Big secrets in Washington have a way of eventually coming out, one way or another.
The identity of Deep Throat, the source who guided Washington Post reporters Bob Woodward and Carl Bernstein in the Watergate investigation, wasn't known until 2005, when a 91-year-old former FBI official, W. Mark Felt, revealed that he was the one who used to meet the reporters in an underground parking garage at 2 a.m. to share tips about how to unravel wrongdoing by President Richard Nixon and his allies. A Post editor had dubbed him “Deep Throat” after the 1972 porn movie of the same name.
The secret identities of many other truth tellers, leakers and whistleblowers of different stripes have been shorter-lived.
“Anonymous” — whose 2018 New York Times opinion piece and later book bashing Trump left the president fuming and on the hunt for the leaker — chose to reveal himself six days before the 2020 election, when Trump was seeking reelection.
When he stepped out of the shadows, Miles Taylor, a former Homeland Security chief of staff, called Trump “a man without character” and urged other former administration officials to “find their conscience" and speak up, too.
In 2019, it was a CIA officer's whistleblower complaint about Trump's phone call with Ukraine's Volodymyr Zelenskyy that led to the president's impeachment. The whistleblower's identity was kept confidential under federal laws that protect whistleblowers from retaliation. But conservatives widely circulated speculation about the officer's identity.
In January 1996, a fictionalized account of Bill Clinton's 1992 presidential campaign by an anonymous author set off a hunt for the writer who seemed to know so much about the inner workings of the political operation.
Six months later, journalist Joe Klein confessed to being the author after the Post fingered him through handwriting analysis of an annotated manuscript it had obtained. Klein said he had kept his name off the book, his first novel, because he was not sure it would be any good. He ended up with a movie deal.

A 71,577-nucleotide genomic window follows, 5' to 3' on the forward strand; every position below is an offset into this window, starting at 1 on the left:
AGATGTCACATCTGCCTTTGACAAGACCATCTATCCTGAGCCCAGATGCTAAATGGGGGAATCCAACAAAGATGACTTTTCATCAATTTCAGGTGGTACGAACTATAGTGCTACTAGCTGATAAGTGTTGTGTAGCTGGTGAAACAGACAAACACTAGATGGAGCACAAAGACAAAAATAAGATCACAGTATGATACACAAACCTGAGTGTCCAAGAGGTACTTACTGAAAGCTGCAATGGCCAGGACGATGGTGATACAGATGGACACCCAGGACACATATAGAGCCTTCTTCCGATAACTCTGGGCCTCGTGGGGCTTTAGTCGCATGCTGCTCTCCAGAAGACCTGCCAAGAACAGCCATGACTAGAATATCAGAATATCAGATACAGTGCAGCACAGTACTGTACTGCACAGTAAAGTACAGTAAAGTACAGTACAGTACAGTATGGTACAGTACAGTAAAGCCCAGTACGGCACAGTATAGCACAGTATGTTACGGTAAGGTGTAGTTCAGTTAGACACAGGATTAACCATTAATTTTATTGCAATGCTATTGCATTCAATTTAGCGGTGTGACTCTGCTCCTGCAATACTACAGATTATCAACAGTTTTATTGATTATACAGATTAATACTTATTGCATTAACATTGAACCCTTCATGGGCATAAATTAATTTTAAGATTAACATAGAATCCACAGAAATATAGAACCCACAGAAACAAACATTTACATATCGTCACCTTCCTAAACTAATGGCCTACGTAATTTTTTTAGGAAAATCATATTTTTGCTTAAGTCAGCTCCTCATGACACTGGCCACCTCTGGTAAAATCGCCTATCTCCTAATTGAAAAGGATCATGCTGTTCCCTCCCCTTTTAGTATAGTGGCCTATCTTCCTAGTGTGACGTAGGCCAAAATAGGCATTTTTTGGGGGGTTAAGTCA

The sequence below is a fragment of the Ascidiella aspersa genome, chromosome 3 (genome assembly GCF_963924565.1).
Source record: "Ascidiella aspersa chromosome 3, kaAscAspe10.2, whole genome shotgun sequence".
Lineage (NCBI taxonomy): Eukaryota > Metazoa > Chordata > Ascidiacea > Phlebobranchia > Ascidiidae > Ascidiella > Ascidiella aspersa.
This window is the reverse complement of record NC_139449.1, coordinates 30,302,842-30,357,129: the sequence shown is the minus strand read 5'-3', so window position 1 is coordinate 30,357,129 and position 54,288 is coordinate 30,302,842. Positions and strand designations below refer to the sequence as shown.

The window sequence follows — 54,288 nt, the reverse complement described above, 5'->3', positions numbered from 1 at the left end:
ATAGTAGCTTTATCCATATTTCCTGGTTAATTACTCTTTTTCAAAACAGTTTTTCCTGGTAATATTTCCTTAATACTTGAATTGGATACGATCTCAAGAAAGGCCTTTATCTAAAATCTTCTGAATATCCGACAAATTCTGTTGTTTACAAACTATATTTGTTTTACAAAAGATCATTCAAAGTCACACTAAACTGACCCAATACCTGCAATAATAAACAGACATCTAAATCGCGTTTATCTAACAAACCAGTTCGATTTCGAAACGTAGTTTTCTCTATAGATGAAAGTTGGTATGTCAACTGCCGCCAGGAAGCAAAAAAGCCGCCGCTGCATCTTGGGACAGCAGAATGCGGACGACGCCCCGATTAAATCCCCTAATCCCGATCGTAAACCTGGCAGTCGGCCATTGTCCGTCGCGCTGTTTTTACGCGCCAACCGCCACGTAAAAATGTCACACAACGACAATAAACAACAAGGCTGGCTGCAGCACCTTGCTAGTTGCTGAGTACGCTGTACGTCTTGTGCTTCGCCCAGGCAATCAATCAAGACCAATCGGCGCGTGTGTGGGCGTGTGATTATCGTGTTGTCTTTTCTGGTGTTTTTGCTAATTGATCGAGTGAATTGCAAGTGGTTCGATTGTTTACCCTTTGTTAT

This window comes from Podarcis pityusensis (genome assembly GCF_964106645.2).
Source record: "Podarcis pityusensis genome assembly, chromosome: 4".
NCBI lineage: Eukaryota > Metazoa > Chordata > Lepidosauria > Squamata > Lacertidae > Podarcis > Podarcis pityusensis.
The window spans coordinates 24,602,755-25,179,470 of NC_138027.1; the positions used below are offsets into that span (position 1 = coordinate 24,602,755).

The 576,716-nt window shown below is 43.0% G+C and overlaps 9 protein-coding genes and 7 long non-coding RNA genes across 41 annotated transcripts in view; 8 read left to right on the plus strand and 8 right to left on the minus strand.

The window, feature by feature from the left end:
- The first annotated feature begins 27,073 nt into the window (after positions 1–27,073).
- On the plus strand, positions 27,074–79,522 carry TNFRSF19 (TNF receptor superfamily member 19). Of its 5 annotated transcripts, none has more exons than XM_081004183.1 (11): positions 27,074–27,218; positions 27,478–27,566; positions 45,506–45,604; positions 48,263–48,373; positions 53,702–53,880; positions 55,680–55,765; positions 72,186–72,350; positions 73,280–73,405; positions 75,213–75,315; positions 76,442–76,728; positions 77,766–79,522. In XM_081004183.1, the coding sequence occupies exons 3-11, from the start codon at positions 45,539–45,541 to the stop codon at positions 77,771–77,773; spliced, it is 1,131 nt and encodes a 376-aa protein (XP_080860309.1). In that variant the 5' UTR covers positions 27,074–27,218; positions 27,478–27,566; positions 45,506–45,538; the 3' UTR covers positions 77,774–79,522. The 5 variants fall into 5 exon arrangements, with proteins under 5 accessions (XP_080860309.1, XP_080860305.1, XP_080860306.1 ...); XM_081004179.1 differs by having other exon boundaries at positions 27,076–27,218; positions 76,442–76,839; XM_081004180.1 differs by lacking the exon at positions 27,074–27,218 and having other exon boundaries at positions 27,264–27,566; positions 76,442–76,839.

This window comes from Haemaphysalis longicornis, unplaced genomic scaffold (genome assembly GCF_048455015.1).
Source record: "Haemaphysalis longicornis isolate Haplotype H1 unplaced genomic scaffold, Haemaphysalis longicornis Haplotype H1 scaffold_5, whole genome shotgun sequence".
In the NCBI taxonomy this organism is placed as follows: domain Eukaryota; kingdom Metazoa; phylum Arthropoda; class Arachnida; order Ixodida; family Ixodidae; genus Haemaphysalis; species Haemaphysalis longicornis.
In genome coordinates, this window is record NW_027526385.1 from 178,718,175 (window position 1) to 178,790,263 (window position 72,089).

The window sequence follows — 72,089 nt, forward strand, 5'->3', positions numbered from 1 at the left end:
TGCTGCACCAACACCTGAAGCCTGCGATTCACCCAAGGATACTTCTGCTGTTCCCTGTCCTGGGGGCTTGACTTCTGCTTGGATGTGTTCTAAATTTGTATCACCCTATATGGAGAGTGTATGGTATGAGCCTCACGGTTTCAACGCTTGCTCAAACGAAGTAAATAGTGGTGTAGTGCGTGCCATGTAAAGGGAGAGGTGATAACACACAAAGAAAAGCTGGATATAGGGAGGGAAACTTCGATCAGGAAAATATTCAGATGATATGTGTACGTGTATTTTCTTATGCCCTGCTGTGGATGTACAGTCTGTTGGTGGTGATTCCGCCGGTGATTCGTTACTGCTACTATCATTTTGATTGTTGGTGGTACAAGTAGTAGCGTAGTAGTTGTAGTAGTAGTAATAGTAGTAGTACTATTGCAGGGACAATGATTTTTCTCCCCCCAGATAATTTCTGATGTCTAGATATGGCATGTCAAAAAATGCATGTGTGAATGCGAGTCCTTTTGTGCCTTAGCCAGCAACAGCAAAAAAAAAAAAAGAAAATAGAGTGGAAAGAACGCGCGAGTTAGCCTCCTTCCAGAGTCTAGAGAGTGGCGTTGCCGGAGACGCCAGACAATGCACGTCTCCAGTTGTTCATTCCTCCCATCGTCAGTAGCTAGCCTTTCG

Military analyst Daniel Ellsberg, who in 1971 leaked a secret study that laid bare America's misguided involvement in the Vietnam War, publicly identified himself as the source of the Pentagon Papers a few weeks after the Times and Post published articles that touched off a massive legal battle over the free press. Ellsberg was charged with theft, conspiracy and violations of the Espionage Act, but his case ended in a mistrial when evidence surfaced about government-ordered wiretappings and break-ins.
The drama swirling around the Supreme Court leaker is amplified by conjecture about motivation. Was it someone trying to head off a final opinion overturning Roe? Or someone trying to do the opposite — shore up justices who had initially voted to overturn Roe but might be getting cold feet?
Depending on the politics of the readers, the leaker has been alternately labeled a cultural hero or villain. Some speculators, on reflection, have switched theories mid-debate. The White House wants people to focus less on the leaker and more on the potential implications of the draft opinion itself.
The idea that the leak was designed to ensure the final opinion would track with the first draft "might be too Machiavellian by half,” Dezenhall postulates. “It was probably exactly who you think it is — somebody who wanted to screw this thing up.”